Typical Anchor Handling Operation - Step 9
In the following a typical anchor handling operation will be described step by sted. The procedure
described is just one out of many more or less different ways of retreiving an oil rig mooring
anchor from the seabed. The oil rig's equipment and / or construction may dictate a different
procedure, as may the anchor handling vessel, but the procedure described here is the one I have
participated in the most.
Step 1 |
Step 2 |
Step 3 |
Step 4 |
Step 5 |
Step 6 |
Step 7 |
Step 8 |
If the anchor has been deployed correctly when the rig moorings were laid out and if the anchor has been
lifted off the seabed correctly it should face the correct way when reaching the vessel's stern roller.
The A-guides are opened and the anchor and the connected chain are pulled onto the deck. When the anchor
has passed the guides, these will be closed around the anchor chain. Also the the shark jaws will be
closed around the chain and then the work wire can be slacked off and work on the anchor initiated.
If the anchor is not facing the right way on the stern roller it usually helps to lower it a bit and
maybe give it a short burst of propeller thrust. If the anchor can't be brought to face the right way you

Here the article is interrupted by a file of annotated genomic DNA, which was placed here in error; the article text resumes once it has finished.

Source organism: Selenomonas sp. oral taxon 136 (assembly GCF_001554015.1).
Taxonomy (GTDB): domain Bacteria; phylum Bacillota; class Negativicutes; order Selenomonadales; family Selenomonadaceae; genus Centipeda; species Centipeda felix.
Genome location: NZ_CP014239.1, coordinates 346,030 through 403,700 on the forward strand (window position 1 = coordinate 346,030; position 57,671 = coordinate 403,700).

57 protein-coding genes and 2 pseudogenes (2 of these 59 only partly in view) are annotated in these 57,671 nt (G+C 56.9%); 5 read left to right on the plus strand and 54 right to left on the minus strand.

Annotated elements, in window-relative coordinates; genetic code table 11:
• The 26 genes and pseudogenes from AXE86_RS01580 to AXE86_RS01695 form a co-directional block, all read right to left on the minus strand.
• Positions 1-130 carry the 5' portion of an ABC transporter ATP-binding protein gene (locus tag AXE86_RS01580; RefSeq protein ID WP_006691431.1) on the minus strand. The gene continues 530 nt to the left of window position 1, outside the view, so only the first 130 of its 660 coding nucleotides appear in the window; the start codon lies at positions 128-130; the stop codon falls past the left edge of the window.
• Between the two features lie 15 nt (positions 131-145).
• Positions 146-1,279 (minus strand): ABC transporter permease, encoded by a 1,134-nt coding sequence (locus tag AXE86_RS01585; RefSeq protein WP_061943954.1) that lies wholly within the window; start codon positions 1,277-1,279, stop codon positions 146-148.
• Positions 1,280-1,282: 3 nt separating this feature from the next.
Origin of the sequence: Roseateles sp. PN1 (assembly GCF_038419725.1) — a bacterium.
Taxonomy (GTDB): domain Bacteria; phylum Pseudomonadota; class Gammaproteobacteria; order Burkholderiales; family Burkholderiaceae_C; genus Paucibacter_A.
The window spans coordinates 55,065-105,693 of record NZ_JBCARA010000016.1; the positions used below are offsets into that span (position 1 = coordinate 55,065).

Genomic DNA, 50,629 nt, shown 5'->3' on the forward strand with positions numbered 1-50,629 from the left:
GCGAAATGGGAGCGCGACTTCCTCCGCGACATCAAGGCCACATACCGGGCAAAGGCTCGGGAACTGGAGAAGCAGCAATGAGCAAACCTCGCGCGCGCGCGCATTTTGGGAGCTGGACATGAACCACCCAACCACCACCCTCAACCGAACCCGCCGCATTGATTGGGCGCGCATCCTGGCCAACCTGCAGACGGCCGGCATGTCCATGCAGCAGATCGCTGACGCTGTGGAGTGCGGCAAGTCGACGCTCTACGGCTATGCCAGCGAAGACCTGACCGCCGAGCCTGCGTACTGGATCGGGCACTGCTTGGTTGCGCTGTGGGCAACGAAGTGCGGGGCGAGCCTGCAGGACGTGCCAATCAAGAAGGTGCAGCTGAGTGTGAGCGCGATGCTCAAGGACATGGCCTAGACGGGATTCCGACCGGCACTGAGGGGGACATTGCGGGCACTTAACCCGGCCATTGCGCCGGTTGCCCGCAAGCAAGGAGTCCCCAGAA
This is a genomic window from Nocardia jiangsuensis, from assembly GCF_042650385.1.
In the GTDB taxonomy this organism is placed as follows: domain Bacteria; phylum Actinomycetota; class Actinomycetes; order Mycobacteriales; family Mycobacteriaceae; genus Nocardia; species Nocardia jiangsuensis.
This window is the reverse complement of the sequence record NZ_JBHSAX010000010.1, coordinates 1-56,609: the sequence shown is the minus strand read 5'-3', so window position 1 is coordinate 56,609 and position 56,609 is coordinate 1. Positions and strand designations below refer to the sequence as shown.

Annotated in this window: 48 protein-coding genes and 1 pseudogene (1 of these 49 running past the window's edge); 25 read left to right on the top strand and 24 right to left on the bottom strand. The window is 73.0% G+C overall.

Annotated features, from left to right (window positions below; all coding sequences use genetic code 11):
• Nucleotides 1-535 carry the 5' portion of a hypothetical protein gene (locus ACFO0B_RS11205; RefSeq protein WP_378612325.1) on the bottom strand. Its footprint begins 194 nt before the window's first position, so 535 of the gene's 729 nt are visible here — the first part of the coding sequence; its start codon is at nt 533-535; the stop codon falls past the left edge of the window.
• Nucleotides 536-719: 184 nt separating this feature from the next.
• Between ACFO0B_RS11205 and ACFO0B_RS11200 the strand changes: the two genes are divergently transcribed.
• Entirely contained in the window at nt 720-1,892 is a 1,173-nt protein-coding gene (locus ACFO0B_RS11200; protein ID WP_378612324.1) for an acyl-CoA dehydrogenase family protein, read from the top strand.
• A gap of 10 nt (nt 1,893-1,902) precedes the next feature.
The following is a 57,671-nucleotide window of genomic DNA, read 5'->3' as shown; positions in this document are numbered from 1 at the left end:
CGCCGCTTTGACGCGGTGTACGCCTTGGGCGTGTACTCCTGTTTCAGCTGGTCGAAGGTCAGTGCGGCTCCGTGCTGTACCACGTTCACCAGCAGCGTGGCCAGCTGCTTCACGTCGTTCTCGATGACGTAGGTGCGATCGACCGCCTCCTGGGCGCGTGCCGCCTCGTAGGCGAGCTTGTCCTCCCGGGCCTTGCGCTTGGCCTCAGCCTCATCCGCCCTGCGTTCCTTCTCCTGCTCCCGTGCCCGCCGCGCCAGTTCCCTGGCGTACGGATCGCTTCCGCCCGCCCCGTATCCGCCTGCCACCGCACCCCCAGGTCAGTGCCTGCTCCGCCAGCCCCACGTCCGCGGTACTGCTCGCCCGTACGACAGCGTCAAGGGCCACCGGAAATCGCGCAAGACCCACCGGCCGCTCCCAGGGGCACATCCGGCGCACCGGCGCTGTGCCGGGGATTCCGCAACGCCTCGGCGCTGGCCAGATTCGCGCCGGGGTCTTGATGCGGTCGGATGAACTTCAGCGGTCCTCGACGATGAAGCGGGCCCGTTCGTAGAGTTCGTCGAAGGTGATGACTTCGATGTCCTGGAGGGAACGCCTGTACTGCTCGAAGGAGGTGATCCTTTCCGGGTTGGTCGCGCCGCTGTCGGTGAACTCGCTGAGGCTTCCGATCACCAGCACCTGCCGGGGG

can still just heave it on board, but working with the anchor (disconnecting chain and equipment etc.)
will be a little more difficult. The best way of pulling the anchor on deck is with the anchor, as shown,
laying on it's back with the anchor chain going atop of the anchor between the two legs.
Depending on what the assignment is the anchor can now be disconnected from its anchor chain and the
supply vessel's work wire connected to the chain instead. Then the oil rig can be towed by the anchor
chain. The anchor can also remain connected to the wire and the vessel will then sail back to the oil rig
whilst the rig heaves in the anchor chain. When back at the rig the vessel lowers the anchor back out over
the stern whereby the oil rig can pull the anchor onto its "bolster" where it is stowed when the rig is
not moored. The chaser wire can then be disconnected from the work wire and the lose eye of the chaser
wire lifted back onboard the oil rig. There are several other possibilties depending on the type of work
being performed, and this guide is just an example of how a mooring anchor can be retreived from the